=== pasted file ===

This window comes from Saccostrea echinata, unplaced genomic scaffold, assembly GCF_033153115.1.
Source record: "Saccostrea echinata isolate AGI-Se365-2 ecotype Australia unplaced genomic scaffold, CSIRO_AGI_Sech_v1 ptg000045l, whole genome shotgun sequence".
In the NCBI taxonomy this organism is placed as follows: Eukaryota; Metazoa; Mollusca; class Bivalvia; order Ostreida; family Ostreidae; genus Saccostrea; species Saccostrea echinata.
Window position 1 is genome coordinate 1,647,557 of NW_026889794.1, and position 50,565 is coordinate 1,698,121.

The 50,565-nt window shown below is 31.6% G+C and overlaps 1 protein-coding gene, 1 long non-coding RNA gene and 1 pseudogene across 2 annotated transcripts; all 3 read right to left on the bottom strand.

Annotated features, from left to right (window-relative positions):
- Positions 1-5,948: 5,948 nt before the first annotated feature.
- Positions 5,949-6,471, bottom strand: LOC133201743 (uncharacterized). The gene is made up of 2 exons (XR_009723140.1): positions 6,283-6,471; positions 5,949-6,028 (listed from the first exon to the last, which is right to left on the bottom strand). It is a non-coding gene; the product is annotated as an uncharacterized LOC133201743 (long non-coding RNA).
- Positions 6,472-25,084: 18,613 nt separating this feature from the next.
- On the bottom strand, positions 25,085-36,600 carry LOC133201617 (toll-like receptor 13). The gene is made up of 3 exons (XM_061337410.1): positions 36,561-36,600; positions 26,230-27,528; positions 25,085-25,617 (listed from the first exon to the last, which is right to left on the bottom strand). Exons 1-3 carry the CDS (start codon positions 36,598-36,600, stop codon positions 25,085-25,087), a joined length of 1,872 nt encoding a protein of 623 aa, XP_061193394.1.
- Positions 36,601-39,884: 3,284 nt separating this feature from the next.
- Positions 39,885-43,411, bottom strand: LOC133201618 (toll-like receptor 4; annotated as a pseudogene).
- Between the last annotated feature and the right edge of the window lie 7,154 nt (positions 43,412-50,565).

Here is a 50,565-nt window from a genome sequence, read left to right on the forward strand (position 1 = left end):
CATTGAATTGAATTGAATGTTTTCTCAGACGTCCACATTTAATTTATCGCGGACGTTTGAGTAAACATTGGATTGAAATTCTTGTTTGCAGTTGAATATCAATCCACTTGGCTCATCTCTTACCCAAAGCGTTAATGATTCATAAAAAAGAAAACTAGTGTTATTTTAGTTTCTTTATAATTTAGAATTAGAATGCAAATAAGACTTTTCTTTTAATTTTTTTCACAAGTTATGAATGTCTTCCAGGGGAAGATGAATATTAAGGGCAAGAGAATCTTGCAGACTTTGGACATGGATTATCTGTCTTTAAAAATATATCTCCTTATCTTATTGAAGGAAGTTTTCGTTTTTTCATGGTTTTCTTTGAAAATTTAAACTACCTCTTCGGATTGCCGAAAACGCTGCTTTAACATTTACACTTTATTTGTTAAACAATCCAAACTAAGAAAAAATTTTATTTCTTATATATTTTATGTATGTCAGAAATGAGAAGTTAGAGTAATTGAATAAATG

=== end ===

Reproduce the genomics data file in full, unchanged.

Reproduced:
This window comes from Saccostrea echinata, unplaced genomic scaffold, assembly GCF_033153115.1.
Source record: "Saccostrea echinata isolate AGI-Se365-2 ecotype Australia unplaced genomic scaffold, CSIRO_AGI_Sech_v1 ptg000045l, whole genome shotgun sequence".
In the NCBI taxonomy this organism is placed as follows: Eukaryota; Metazoa; Mollusca; class Bivalvia; order Ostreida; family Ostreidae; genus Saccostrea; species Saccostrea echinata.
Window position 1 is genome coordinate 1,647,557 of NW_026889794.1, and position 50,565 is coordinate 1,698,121.

The 50,565-nt window shown below is 31.6% G+C and overlaps 1 protein-coding gene, 1 long non-coding RNA gene and 1 pseudogene across 2 annotated transcripts; all 3 read right to left on the bottom strand.

Annotated features, from left to right (window-relative positions):
- Positions 1-5,948: 5,948 nt before the first annotated feature.
- Positions 5,949-6,471, bottom strand: LOC133201743 (uncharacterized). The gene is made up of 2 exons (XR_009723140.1): positions 6,283-6,471; positions 5,949-6,028 (listed from the first exon to the last, which is right to left on the bottom strand). It is a non-coding gene; the product is annotated as an uncharacterized LOC133201743 (long non-coding RNA).
- Positions 6,472-25,084: 18,613 nt separating this feature from the next.
- On the bottom strand, positions 25,085-36,600 carry LOC133201617 (toll-like receptor 13). The gene is made up of 3 exons (XM_061337410.1): positions 36,561-36,600; positions 26,230-27,528; positions 25,085-25,617 (listed from the first exon to the last, which is right to left on the bottom strand). Exons 1-3 carry the CDS (start codon positions 36,598-36,600, stop codon positions 25,085-25,087), a joined length of 1,872 nt encoding a protein of 623 aa, XP_061193394.1.
- Positions 36,601-39,884: 3,284 nt separating this feature from the next.
- Positions 39,885-43,411, bottom strand: LOC133201618 (toll-like receptor 4; annotated as a pseudogene).
- Between the last annotated feature and the right edge of the window lie 7,154 nt (positions 43,412-50,565).

Here is a 50,565-nt window from a genome sequence, read left to right on the forward strand (position 1 = left end):
CATTGAATTGAATTGAATGTTTTCTCAGACGTCCACATTTAATTTATCGCGGACGTTTGAGTAAACATTGGATTGAAATTCTTGTTTGCAGTTGAATATCAATCCACTTGGCTCATCTCTTACCCAAAGCGTTAATGATTCATAAAAAAGAAAACTAGTGTTATTTTAGTTTCTTTATAATTTAGAATTAGAATGCAAATAAGACTTTTCTTTTAATTTTTTTCACAAGTTATGAATGTCTTCCAGGGGAAGATGAATATTAAGGGCAAGAGAATCTTGCAGACTTTGGACATGGATTATCTGTCTTTAAAAATATATCTCCTTATCTTATTGAAGGAAGTTTTCGTTTTTTCATGGTTTTCTTTGAAAATTTAAACTACCTCTTCGGATTGCCGAAAACGCTGCTTTAACATTTACACTTTATTTGTTAAACAATCCAAACTAAGAAAAAATTTTATTTCTTATATATTTTATGTATGTCAGAAATGAGAAGTTAGAGTAATTGAATAAATG